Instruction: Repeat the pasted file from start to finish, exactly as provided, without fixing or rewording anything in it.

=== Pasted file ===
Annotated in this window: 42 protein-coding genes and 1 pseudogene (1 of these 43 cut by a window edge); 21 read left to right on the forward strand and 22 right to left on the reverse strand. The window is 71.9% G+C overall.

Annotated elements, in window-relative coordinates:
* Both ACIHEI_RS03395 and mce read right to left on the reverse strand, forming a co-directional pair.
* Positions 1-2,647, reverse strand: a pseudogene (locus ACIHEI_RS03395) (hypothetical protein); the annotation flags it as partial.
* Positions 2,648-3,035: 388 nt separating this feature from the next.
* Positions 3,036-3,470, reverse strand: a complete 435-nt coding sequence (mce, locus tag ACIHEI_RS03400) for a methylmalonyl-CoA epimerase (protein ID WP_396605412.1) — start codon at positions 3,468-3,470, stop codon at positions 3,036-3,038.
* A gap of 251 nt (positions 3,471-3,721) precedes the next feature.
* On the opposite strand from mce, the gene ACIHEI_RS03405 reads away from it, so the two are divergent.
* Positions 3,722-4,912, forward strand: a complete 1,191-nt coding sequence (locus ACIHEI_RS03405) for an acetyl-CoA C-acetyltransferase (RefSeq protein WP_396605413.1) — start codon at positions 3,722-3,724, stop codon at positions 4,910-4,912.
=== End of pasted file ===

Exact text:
Annotated in this window: 42 protein-coding genes and 1 pseudogene (1 of these 43 cut by a window edge); 21 read left to right on the forward strand and 22 right to left on the reverse strand. The window is 71.9% G+C overall.

Annotated elements, in window-relative coordinates:
* Both ACIHEI_RS03395 and mce read right to left on the reverse strand, forming a co-directional pair.
* Positions 1-2,647, reverse strand: a pseudogene (locus ACIHEI_RS03395) (hypothetical protein); the annotation flags it as partial.
* Positions 2,648-3,035: 388 nt separating this feature from the next.
* Positions 3,036-3,470, reverse strand: a complete 435-nt coding sequence (mce, locus tag ACIHEI_RS03400) for a methylmalonyl-CoA epimerase (protein ID WP_396605412.1) — start codon at positions 3,468-3,470, stop codon at positions 3,036-3,038.
* A gap of 251 nt (positions 3,471-3,721) precedes the next feature.
* On the opposite strand from mce, the gene ACIHEI_RS03405 reads away from it, so the two are divergent.
* Positions 3,722-4,912, forward strand: a complete 1,191-nt coding sequence (locus ACIHEI_RS03405) for an acetyl-CoA C-acetyltransferase (RefSeq protein WP_396605413.1) — start codon at positions 3,722-3,724, stop codon at positions 4,910-4,912.